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Gay love and lies

  • 06 April 2011

I Love You Philip Morris (MA). Directors: Glenn Ficarra, John Requa. Starring: Jim Carrey, Ewan McGregor, Leslie Mann. 98 minutes

Nick Urata, a key member of Denver indie rock group DeVotchKa, provides the theme tune, 'Faking Death', to this bizarre and incredible based-on-fact comedy. Theremin, violin and whistling provide the vehicle for a repeated 12-bar melody to sail across layers of strummed guitars and staccato percussion. The tune simultaneously evokes both romantic island fantasies and the vast prairies of spaghetti westerns. Deranged, yes, but also sweet. In this, it perfectly captures the film's essence.

(Continues below)

Jim Carrey is Steven Russell, a flamboyant gay Texan who becomes a compulsive conman in order to fund his extravagant lifestyle. Eventually his frauds land him in prison, where he finds a new object for his hyperactive obsessions. Fresh-faced fellow inmate Philip Morris (McGregor) has been locked up for a nondescript crime. The two men are immediately infatuated, and enjoy a sweet prison romance. When Steven is transferred, he'll do whatever it takes to get back to his would-be soulmate.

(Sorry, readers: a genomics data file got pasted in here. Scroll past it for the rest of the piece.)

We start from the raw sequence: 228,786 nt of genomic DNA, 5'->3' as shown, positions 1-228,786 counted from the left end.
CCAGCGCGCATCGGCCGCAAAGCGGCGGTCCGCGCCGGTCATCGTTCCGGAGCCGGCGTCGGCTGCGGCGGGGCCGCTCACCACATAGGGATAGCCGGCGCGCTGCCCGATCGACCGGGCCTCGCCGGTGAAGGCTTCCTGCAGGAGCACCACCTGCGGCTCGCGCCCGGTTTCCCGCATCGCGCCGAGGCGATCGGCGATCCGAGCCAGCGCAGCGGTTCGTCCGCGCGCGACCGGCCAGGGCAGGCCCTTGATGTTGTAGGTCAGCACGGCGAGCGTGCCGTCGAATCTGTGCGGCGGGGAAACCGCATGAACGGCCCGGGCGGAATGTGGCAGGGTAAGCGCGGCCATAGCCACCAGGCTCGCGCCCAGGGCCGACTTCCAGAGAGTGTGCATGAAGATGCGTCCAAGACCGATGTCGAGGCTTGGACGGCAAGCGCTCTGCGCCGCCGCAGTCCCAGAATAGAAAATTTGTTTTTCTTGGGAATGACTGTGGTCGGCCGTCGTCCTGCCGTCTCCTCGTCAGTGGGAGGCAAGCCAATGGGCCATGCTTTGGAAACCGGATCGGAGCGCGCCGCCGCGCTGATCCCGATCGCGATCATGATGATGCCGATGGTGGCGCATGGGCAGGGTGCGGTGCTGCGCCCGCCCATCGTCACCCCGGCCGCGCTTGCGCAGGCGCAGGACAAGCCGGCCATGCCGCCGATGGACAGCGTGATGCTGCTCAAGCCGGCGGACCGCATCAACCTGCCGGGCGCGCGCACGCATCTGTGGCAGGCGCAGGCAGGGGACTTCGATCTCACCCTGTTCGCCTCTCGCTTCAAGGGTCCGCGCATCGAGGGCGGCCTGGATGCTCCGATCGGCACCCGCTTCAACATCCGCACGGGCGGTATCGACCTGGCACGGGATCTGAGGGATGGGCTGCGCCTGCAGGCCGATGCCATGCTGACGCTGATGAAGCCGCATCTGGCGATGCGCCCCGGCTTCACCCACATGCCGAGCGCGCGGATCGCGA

When they are finally reunited as free men, Steven finds it all too easy to fall back into the patterns that first landed him in prison. He wants to build an extravagant life for himself and Philip, and the film details the ingenious and obsessive deceptions he applies in order to defraud a wealthy company that employs him. But he's lying to Philip, too, who knows that criminal activity is the surest way to ensure that they will eventually be separated again.

I Love You Philip Morris frequently juxtaposes sweetness and darkness. During the early stages of Steven and Philip's affair, Philip pays a rough inmate in an adjoining cell to play a romantic song on his tape recorder. Philip and Steven slow-dance, and continue even when sounds of violence emerge from next door, as prison guards arrive and beat the prisoner for playing music after lights out.

A similar juxtaposition is evident in Steven himself. We learn that he was adopted as a child, and carries a deep sense of rejection from that time. His extravagance and the criminal activity that funds it can be taken as an attempt, driven by fear of further rejection, to buy affection and commitment from the man he loves. He's no victim, but he's certainly damaged. We can feel sympathy for him.

Often, the juxtapositions equate to a sense of amusing irreverence. But screenwriters